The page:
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Work on leaky library roof ongoing

Posted on Thursday, February 8, 2018 at 1:54 pm


Elena Cawley


Repair work on the leaky roof at Coffee County Lannom Memorial Library on North Collins Street is ongoing, according to Andy Farrar, purchasing agent for Coffee County, with some improvements already completed.

Construction work began in October and was initially expected to be completed in about 90 days. However, work has been delayed by inclement weather.

Lannom Memorial Library Director Susan Stovall arranges a bookshelf last Wednesday. The plastic shroud protects books from water that leaks through the ceiling.
–Staff Photo by Cameron Adams

“Work is being delayed due to the temperature and weather-related issues,” Farrar said. “Weather permitting, (the project will be finalized) late spring to early summer.”

The company tasked with the project is Tri-County Roofing in Manchester. Total cost is expected to be about $100,000.

After completion of the project, Tri-County Roofing and the manufacturer of the roof, AquaSeal, will be responsible for maintaining it for 20 years. Also, Tri-County Roofing will be responsible for repairing the roof and will cover labor for the first two years after installation.

“AquaSeal (is) a fabric-reinforced fluid-applied roof, applied over the existing metal roof with some modifications for drainage,” Farrar said.

The AquaSeal system is described as a highly durable, strong, fluid-applied, cementitious compound, reinforced with non-woven polyester fabric that is suitable for use over every roof surface, either new or old and worn out.


Improvements made

 “People working on the project have made some progress, and we are very pleased about that,” said Susan Stovall, director of the library. “It will be great if we have some warm, dry weather to get this done soon.”

Though completion of the roof installation is still a few months away, the leaks have significantly decreased, according Stovall.

“We are down to two active leaks, and we were in the double digits before,” she said.

However, during the early construction stages, the library had to endure heavier leakages for a short period of time, said Stovall.

“There was a timeframe when they were working on the roof and were in the process of taking out nails and stuff like that, when (the situation) was worse,” Stovall said. “But it has definitely gotten better, and we’re down to two leaks.”

Though it has become tougher for rain water to find its way through the roof and into the building, library employees are still prepared to deal with the leaks.

“We are still keeping the pans, the plastic and the buckets up because if it rains, especially if it rains for several days, it will take a little while for the roof leak to get bad enough to come down into the building,” Stovall said. “We are trying to be proactive because we don’t want to lose any material.”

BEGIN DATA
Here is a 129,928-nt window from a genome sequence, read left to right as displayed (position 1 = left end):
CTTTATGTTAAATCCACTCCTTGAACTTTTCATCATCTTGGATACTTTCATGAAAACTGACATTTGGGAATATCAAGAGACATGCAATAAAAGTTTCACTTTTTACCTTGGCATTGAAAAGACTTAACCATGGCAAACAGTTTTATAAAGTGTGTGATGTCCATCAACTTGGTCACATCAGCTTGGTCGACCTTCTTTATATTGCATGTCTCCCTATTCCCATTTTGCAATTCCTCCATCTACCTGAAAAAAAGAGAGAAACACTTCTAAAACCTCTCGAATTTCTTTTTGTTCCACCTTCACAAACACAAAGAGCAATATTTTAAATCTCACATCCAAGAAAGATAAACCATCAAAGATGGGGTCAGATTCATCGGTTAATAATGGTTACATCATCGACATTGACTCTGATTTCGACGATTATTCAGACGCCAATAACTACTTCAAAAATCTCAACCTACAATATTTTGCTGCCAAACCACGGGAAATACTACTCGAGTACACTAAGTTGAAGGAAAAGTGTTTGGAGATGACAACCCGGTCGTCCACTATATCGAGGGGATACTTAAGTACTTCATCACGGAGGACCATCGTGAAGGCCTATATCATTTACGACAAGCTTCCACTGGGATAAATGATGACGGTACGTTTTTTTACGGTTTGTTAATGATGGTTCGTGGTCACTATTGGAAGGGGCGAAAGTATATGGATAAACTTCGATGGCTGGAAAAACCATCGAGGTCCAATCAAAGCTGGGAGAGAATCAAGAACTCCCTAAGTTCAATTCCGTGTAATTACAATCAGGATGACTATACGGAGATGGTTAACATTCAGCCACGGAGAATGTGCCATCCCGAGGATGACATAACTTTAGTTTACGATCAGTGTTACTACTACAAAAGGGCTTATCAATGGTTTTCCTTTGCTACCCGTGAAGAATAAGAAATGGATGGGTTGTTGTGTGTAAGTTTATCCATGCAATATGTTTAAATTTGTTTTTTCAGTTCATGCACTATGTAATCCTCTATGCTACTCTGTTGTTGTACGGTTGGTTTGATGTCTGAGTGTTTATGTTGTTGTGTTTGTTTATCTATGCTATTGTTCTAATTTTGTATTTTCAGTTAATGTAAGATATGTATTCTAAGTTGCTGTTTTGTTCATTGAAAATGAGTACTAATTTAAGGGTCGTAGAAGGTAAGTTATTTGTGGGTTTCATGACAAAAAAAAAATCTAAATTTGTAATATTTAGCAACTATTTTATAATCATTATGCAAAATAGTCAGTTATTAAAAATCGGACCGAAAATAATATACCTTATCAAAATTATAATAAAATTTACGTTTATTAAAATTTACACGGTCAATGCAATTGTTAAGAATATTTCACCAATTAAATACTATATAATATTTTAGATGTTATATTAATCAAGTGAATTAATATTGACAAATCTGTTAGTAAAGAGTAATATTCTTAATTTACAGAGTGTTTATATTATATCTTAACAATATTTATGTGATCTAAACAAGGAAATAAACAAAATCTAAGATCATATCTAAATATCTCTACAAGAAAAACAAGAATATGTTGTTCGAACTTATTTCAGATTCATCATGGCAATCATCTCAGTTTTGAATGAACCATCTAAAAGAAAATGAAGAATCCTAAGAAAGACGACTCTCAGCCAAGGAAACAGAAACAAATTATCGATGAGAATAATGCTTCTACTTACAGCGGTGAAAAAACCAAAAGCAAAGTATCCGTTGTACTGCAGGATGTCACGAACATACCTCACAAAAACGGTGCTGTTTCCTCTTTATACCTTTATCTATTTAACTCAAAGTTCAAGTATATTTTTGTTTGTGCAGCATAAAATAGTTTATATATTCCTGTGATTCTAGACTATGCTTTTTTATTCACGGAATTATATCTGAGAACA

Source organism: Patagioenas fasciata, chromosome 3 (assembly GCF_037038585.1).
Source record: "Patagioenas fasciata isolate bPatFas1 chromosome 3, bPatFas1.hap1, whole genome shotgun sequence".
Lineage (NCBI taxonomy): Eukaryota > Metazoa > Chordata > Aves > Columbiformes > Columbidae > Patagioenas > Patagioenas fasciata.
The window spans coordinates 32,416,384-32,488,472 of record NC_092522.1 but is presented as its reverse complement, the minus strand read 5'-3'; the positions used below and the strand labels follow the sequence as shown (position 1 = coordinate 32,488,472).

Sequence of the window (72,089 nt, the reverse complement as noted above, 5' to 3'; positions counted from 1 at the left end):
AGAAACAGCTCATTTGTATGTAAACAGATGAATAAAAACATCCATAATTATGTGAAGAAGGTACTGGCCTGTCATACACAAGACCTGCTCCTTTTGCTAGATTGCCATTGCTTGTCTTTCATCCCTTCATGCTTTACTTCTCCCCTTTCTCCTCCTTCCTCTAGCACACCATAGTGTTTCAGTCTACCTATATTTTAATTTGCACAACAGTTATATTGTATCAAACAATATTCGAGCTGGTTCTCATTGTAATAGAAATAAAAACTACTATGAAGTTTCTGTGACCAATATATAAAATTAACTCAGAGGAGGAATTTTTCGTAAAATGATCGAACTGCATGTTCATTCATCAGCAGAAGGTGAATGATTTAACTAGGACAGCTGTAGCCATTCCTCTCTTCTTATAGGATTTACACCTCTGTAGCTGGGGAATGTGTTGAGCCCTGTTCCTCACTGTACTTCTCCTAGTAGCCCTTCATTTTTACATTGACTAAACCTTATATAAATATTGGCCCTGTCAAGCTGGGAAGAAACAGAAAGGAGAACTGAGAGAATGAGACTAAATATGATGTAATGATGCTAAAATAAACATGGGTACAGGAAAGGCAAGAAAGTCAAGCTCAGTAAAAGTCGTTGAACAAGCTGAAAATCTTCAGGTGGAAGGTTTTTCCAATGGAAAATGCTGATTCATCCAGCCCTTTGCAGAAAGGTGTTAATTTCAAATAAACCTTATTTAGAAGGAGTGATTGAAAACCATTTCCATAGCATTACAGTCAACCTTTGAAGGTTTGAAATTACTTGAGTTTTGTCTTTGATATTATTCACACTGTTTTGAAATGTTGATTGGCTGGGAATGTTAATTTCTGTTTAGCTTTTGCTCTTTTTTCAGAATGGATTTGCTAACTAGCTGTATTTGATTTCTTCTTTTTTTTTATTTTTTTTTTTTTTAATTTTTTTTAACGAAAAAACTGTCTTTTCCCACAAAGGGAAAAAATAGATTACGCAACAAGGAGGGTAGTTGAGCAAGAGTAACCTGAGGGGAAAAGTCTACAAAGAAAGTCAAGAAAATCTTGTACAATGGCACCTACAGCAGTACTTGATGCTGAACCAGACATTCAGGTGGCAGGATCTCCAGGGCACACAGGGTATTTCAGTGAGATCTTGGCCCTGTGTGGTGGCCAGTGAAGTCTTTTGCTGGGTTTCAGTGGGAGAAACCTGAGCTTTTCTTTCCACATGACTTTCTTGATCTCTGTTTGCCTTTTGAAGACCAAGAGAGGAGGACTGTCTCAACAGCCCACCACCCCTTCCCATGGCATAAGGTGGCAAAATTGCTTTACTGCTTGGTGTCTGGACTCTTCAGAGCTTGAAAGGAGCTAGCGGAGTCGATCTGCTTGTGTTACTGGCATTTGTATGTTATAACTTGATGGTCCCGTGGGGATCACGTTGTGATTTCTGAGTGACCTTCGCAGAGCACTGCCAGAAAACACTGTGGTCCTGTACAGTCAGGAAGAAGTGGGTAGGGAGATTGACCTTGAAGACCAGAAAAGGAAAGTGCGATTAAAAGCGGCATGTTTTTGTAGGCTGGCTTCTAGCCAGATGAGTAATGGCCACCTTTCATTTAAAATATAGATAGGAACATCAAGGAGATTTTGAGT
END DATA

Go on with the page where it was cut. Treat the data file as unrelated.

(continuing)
Stovall said last year about 50 books were completely lost due to the leaking roof, and that number could have been even higher.

“We could salvage some books because they weren’t so wet, so they were still usable,” Stovall said.


Other improvements needed

“We are very concerned about the carpet because mold can be developed if the carpet gets wet consistently,” Stovall said. “When the roof is finished, we will look at replacing sections of the carpet because there is probably some permanent damage there. Libraries have to be really careful about mold.”

All library employees are looking forward to working in a dry building that won’t get wet inside every time it rains, according to Stovall.

They hope emptying buckets will no longer be part of their duties.

“Before, we would come in the morning, and the buckets would be full,” Stovall said. “I have stayed late to empty buckets some nights because I knew they would get full (and overflow).”

Not only is emptying buckets not pleasant but it is a distraction for the staff from other duties, according to Stovall.

“And you can’t empty the buckets on the roof by yourself because you have to have a ladder and somebody to hand the bucket down to,” she said. “It can be dangerous. We always try to be very careful and have another person to help.”



Damage from the leaking roof has caused problems for several years, but last year, library losses reached $1,000, according to Stovall.

To deal with the ongoing problem, employees made holes in the ceiling tiles to install plastic pans and funnel the water, which would then be collected in large buckets on the floor.

Many of the ceiling tiles and insulation have become saturated with water and had to be replaced through the years.

The first section of the library was built in the 1960s, and the roof has only been patched since then.

The library operation and repairs are funded by Coffee County taxpayers.

Elena Cawley may be reached by email at tngenrep@lcs.net.